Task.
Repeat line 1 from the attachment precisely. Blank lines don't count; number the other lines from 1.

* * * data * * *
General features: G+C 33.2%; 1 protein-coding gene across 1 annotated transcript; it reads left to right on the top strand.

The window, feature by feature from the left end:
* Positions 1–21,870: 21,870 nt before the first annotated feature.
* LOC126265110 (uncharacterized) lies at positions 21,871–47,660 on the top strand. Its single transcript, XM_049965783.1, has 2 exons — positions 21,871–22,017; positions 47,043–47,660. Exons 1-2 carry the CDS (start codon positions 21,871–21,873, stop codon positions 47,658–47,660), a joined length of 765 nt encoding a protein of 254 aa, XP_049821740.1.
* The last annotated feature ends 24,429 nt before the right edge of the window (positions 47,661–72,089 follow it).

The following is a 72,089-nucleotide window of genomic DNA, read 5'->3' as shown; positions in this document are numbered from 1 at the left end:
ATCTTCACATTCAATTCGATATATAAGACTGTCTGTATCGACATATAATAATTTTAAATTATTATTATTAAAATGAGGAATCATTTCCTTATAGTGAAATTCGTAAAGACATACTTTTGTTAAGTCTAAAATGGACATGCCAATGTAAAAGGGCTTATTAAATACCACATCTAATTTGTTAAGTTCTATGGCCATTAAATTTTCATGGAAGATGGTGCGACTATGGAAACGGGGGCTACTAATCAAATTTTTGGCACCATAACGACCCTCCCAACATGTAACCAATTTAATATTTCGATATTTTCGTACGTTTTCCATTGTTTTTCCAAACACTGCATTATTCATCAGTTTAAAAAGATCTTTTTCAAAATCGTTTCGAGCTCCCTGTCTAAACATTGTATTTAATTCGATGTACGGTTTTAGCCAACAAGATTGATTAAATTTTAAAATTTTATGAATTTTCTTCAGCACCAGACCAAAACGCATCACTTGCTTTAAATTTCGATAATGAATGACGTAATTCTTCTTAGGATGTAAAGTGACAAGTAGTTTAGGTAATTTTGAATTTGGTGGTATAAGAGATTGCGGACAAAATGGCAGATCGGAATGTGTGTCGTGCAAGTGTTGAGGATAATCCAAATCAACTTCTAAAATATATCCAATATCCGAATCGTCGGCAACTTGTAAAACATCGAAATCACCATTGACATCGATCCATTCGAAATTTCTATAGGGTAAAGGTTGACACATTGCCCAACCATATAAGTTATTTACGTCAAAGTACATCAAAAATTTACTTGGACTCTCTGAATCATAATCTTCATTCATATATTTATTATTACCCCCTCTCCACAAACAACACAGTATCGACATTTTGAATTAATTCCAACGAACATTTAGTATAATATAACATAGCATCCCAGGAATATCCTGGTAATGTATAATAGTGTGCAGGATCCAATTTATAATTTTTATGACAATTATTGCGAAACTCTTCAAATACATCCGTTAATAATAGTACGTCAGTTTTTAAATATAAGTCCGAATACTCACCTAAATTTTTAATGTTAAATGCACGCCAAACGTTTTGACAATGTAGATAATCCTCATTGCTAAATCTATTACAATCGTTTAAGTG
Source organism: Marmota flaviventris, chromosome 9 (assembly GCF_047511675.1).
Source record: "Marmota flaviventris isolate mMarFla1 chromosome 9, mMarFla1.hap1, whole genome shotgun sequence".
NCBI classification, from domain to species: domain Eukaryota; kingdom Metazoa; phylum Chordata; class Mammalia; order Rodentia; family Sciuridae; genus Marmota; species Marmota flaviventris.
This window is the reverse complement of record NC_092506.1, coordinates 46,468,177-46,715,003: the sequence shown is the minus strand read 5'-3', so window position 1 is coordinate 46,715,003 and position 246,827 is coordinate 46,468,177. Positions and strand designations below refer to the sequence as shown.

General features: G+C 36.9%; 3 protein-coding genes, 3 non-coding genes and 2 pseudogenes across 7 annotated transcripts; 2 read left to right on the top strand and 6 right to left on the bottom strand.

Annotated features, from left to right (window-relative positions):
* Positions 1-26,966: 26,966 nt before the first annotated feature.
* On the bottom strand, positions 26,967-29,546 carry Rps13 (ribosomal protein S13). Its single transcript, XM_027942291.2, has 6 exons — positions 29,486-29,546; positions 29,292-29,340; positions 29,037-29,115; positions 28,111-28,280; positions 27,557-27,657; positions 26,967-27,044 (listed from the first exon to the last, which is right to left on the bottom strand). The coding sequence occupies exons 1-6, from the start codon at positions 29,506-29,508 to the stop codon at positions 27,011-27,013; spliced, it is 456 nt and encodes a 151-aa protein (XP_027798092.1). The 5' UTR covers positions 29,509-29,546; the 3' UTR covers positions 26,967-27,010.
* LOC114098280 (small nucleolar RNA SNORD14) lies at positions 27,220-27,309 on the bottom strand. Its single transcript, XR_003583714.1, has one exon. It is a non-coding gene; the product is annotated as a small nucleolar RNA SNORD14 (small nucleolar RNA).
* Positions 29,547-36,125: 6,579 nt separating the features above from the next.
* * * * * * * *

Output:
General features: G+C 33.2%; 1 protein-coding gene across 1 annotated transcript; it reads left to right on the top strand.